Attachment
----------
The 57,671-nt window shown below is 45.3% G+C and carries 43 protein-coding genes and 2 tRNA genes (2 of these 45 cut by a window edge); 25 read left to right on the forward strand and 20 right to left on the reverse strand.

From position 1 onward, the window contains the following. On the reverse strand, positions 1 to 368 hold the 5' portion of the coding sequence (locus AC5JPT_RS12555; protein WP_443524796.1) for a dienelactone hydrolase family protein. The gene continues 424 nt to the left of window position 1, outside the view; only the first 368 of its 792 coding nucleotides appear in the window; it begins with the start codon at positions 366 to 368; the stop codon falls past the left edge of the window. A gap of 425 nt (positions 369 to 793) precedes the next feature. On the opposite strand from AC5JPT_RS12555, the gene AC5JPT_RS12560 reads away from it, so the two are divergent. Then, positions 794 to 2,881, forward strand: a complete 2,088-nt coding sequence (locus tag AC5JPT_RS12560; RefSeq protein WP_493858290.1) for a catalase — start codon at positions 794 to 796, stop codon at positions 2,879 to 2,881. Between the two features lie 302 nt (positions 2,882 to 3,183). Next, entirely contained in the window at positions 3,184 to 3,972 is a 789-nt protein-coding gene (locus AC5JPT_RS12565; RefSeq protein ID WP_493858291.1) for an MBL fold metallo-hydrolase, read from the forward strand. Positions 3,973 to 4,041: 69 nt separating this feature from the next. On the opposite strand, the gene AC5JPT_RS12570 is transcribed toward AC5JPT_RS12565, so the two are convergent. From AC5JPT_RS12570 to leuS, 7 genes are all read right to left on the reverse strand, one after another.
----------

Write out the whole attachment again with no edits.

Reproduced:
The 57,671-nt window shown below is 45.3% G+C and carries 43 protein-coding genes and 2 tRNA genes (2 of these 45 cut by a window edge); 25 read left to right on the forward strand and 20 right to left on the reverse strand.

From position 1 onward, the window contains the following. On the reverse strand, positions 1 to 368 hold the 5' portion of the coding sequence (locus AC5JPT_RS12555; protein WP_443524796.1) for a dienelactone hydrolase family protein. The gene continues 424 nt to the left of window position 1, outside the view; only the first 368 of its 792 coding nucleotides appear in the window; it begins with the start codon at positions 366 to 368; the stop codon falls past the left edge of the window. A gap of 425 nt (positions 369 to 793) precedes the next feature. On the opposite strand from AC5JPT_RS12555, the gene AC5JPT_RS12560 reads away from it, so the two are divergent. Then, positions 794 to 2,881, forward strand: a complete 2,088-nt coding sequence (locus tag AC5JPT_RS12560; RefSeq protein WP_493858290.1) for a catalase — start codon at positions 794 to 796, stop codon at positions 2,879 to 2,881. Between the two features lie 302 nt (positions 2,882 to 3,183). Next, entirely contained in the window at positions 3,184 to 3,972 is a 789-nt protein-coding gene (locus AC5JPT_RS12565; RefSeq protein ID WP_493858291.1) for an MBL fold metallo-hydrolase, read from the forward strand. Positions 3,973 to 4,041: 69 nt separating this feature from the next. On the opposite strand, the gene AC5JPT_RS12570 is transcribed toward AC5JPT_RS12565, so the two are convergent. From AC5JPT_RS12570 to leuS, 7 genes are all read right to left on the reverse strand, one after another.